A delightful review of our recent local ALLi group meeting by friend and fellow ALLi member Debbie Young. Debbie introduced me to ALLi at the writers’ day where I first met her, ‘and the rest is history’ … ALLi brings Indie writers together …
A report about a fascinating talk about the Oxford English Dictionary by Edmund Weiner
The paperback edition is just the tip of the iceberg with a mere 120K words and 1k pages
Anyone who loves words would have been as rapt as we were at the Oxford Authors’ Alliance last night, when Edmund Weiner, Deputy Chief Editor of the Oxford English Dictionary, came to talk to us about his work preparing version 2.0 of the OED. This mammoth task employs sixty people, and though it began in 1993, they’re still only 30% of the way through the task. They are effectively detectives, examining everything ever written in English to come up with comprehensive definitions of how every word has been used through the ages.
I have been thinking about Jo Cox: what if anything will be her legacy?
Jo Cox – the Labour MP who was brutally murdered on 16th June this year – I hadn’t heard of her until her death by murder in the street was announced on the BBC one o’clock News. The media went all of a flutter. We learned many remarkable facts about this woman, emphasising how much she had a heart for the poor and underprivileged of the world.
As one of her friends wrote (Change.UK website) ‘Jo’s life was one of service. Not lip-service, but true service. She was a humanitarian who campaigned for human rights in Darfur and Syria and a strategist who rethought child protection, world trade and education.’
Her mistake seems to’ve been her universalism, her inclusiveness.A quote from her maiden speech in the House of Commons included these words: ‘While we celebrate our diversity … we are far more united and have far more in common with each other than things that divide us.”
The motivation for her killing appears to have been that fear which takes hold of a person, or people, or a country, when threatened, or rather when they think they are threatened. When it appears to them, or they are persuaded, that their livelihood, familiar culture, homes, will be stolen by aliens, their familiar culture smothered, they will become increasingly ignored and deprived.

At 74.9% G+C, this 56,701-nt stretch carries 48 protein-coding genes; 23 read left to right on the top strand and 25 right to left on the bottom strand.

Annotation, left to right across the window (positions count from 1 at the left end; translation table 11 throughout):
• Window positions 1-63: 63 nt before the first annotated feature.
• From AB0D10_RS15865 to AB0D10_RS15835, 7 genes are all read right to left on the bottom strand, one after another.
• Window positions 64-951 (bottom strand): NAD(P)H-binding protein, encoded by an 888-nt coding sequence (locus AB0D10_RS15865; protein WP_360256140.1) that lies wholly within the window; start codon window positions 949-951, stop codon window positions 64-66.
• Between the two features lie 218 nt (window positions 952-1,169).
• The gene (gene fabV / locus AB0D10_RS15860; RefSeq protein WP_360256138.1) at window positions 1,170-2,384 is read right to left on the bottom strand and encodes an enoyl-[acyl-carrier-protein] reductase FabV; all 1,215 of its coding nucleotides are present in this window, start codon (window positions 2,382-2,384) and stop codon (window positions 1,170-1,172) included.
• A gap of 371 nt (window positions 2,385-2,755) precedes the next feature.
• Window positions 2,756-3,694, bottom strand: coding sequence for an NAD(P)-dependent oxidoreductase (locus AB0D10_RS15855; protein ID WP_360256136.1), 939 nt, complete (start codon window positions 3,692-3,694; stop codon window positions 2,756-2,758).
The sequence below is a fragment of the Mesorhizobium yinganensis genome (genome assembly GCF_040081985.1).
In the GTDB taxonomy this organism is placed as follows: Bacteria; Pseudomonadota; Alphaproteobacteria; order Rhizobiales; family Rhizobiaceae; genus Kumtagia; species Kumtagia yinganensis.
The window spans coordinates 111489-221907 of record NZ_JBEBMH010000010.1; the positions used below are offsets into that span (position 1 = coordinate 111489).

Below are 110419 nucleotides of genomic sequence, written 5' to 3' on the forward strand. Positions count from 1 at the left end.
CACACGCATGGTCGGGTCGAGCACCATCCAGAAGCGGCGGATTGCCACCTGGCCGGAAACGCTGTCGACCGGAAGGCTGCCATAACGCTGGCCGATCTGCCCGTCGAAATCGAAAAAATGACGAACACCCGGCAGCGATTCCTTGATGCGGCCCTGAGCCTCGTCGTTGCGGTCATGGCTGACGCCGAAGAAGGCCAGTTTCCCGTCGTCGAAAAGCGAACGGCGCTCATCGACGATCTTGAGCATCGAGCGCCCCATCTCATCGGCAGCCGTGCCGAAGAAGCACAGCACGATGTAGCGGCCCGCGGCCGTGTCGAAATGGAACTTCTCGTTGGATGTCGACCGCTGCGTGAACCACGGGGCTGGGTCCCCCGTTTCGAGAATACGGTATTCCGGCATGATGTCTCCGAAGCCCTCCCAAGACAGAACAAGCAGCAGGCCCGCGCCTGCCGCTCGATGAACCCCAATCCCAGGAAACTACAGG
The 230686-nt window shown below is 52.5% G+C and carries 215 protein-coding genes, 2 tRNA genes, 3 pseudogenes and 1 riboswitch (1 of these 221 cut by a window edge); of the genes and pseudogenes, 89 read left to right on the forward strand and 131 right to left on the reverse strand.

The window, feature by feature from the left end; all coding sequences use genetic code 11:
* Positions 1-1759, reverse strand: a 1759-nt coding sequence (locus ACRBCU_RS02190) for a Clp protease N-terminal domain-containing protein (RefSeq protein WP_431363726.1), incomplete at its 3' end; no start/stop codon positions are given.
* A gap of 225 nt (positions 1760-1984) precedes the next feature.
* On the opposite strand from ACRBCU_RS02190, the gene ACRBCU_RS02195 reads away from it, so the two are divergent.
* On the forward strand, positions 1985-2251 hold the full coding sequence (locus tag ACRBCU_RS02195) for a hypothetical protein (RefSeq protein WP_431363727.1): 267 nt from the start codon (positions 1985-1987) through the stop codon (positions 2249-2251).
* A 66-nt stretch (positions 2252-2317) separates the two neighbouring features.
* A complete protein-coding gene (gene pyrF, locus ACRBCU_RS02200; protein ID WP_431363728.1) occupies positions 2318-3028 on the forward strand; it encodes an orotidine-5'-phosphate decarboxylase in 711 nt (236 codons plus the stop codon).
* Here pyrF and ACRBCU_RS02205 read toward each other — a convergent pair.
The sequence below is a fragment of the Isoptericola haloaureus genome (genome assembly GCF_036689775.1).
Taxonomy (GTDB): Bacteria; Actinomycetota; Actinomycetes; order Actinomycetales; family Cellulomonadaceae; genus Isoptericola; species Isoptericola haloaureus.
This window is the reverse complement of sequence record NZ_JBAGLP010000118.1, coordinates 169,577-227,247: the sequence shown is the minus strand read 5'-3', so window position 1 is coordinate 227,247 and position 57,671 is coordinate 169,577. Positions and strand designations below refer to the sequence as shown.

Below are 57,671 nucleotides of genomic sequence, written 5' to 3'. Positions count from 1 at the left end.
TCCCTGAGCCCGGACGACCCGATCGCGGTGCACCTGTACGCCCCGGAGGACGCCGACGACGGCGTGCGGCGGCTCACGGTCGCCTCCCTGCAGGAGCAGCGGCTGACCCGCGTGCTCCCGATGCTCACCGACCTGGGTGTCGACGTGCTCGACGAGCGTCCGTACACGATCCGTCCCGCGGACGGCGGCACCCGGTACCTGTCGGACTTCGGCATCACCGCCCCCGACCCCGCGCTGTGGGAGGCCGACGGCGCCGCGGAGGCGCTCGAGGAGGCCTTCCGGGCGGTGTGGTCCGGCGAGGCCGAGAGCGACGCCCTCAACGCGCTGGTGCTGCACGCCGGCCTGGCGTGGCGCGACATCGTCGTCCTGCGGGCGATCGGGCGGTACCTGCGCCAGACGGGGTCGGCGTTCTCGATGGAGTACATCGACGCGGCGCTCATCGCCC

Isn’t this just what is motivating refugees and migrants who are fleeing from homelands where they face persecution, rape, death by war or terrorism? Or at the least, starvation and poverty?
Ironies of June 2016
Just a week after Jo Cox’s violent death, our country voted whether or not to leave the European Union. I checked the dates: June 16th – June 23rd, 7 days. Her family had behaved with a quiet dignity towards the media hype. Various of our politicians meanwhile continued behaving with arrogance and extreme unpleasantness as they fought their media campaigns.
Then the next irony: just a weeklater (July 1st), we held public memorials to mark the anniversary of the beginning of the Battle of the Somme (July to November, 1916), which killed many thousands of young British men. And churned up miles of the French countryside, and was one of the worst occurrences of Europe being at war with itself. Indeed the numbers of soldiers killed and wounded, on both sides, is around a million. There surely should be a lesson here.
And, if the EU needs revising – which it does – and if the refugees streaming into the Eastern corners of it are going to survive with lives worth living – then this country will have no say.
You can’t walk out of the family and then expect to influence its decisions.
They are, maybe, people like us …
After the 1939-45 War, Europe was awash with refugees. Britain’s positive aid response was brought into being and organised by new charities Oxfam and Christian Aid. Both still exist, today working in countries such as South Sudan and Syria, often in partnership with the country’s own help agencies. It’s the kind of work Jo Cox was involved with. Today people are on the move in huge numbers … it has happened before … An article I read today, (by Paul Valentin, International director of Christian Aid) gave these figures about refugees within settled populations:
In Jordan, 1 in 3 people is a refugee
In Lebanon, it is 1 in 4
In Britain, it is 1 in 525
Fear and media hype make people fear being over-run. Fear of otherness may make people unable to accept those whose culture is not their own.